Five million is the approximate number of hair on the adult human body of which about 80,000 to 150,000 are on the scalp!
Hair is composed almost entirely of a protein called keratin (which is why it is important to take enough protein in your diet) and gets the black color from a pigment – eumelanin. Not everybody has hair that is black; the yellowish or reddish color of some people’s hair comes from the pigment pheomelanin.
A tubular cavity in outermost layer of skin from which the hair shaft grows is called ‘hair follicle’. All hair follicles are formed while the baby is in the mother’s womb; no new follicle is produced after birth. Each follicle is capable of producing 20-30 hair strands in a lifetime, with each hair having a life cycle of 3-5 years.
Natural growth of hair:
Hair grows at the rate of about half an inch per month. It grows fastest in summers and slowest in winters, and grows best between the ages of 15 to 30. The total length to which hair can grow is genetically determined and therefore everyone cannot grow hair to the same length.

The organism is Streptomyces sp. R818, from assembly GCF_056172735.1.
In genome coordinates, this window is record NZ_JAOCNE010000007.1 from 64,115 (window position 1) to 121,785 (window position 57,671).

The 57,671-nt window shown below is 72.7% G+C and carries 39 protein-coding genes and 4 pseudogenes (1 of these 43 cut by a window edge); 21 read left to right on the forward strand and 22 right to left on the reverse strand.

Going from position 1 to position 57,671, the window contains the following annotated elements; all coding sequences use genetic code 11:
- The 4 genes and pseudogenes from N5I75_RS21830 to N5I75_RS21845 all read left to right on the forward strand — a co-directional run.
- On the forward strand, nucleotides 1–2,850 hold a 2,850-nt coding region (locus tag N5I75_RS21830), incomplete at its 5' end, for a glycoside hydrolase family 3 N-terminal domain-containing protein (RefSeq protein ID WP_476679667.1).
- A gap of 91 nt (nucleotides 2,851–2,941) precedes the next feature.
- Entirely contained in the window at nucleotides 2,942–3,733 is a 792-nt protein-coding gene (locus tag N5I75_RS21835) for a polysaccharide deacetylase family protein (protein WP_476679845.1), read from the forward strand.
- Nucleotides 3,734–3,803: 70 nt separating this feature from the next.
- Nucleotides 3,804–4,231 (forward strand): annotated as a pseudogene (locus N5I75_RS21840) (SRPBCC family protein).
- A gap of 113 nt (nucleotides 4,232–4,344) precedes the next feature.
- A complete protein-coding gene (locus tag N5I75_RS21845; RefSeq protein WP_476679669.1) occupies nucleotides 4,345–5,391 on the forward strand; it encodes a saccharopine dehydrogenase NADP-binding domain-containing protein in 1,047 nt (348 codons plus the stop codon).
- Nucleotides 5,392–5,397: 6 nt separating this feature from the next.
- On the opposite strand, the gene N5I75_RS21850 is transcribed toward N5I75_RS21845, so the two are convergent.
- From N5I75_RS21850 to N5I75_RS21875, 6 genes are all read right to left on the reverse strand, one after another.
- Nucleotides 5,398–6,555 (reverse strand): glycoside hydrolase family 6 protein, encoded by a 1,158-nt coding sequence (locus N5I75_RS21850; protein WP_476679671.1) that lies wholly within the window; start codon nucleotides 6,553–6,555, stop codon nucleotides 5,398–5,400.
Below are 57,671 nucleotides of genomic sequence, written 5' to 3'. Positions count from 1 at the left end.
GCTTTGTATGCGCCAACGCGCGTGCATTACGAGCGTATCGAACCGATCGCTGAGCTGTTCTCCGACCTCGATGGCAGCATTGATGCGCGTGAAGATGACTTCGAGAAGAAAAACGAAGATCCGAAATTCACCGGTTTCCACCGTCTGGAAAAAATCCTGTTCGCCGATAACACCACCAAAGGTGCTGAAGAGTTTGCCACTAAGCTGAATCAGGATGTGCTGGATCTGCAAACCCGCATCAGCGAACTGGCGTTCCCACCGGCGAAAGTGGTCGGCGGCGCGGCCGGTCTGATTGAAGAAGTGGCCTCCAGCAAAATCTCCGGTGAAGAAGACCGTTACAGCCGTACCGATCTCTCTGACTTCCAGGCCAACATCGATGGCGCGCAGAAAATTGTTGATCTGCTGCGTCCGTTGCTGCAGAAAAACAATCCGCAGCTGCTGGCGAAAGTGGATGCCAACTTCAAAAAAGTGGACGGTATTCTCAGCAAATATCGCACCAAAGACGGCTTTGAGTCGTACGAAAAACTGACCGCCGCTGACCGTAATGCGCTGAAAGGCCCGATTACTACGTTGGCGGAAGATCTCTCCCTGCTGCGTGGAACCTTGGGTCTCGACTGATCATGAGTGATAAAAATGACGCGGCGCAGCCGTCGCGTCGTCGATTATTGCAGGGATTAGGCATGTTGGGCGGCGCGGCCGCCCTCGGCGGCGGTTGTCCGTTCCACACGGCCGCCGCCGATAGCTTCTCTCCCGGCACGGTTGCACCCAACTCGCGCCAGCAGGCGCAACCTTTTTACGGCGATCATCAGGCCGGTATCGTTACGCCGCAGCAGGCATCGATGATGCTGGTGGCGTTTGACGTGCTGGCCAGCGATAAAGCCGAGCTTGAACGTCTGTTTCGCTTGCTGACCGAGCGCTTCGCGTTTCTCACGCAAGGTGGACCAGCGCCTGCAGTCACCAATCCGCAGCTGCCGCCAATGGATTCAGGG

There are three main phases of the hair growth cycle: anagen, catagen and telogen.
- Anagen is the active growth phase when hair fiber is produced.
- Catagen is the next phase - a period of status quo wherein there is neither growth nor regression of the hair strand
- Telogen is the final phase wherein the hair strand falls off and the follicle does not produce any new hair.
Every strand of hair goes through this cycle of growth, stagnation and fall. At any given point of time, about 90% of the hair strands are in the growing phase. When the ratio of hair in the growing phase and shedding phase is disturbed, the loss of hair becomes noticeable.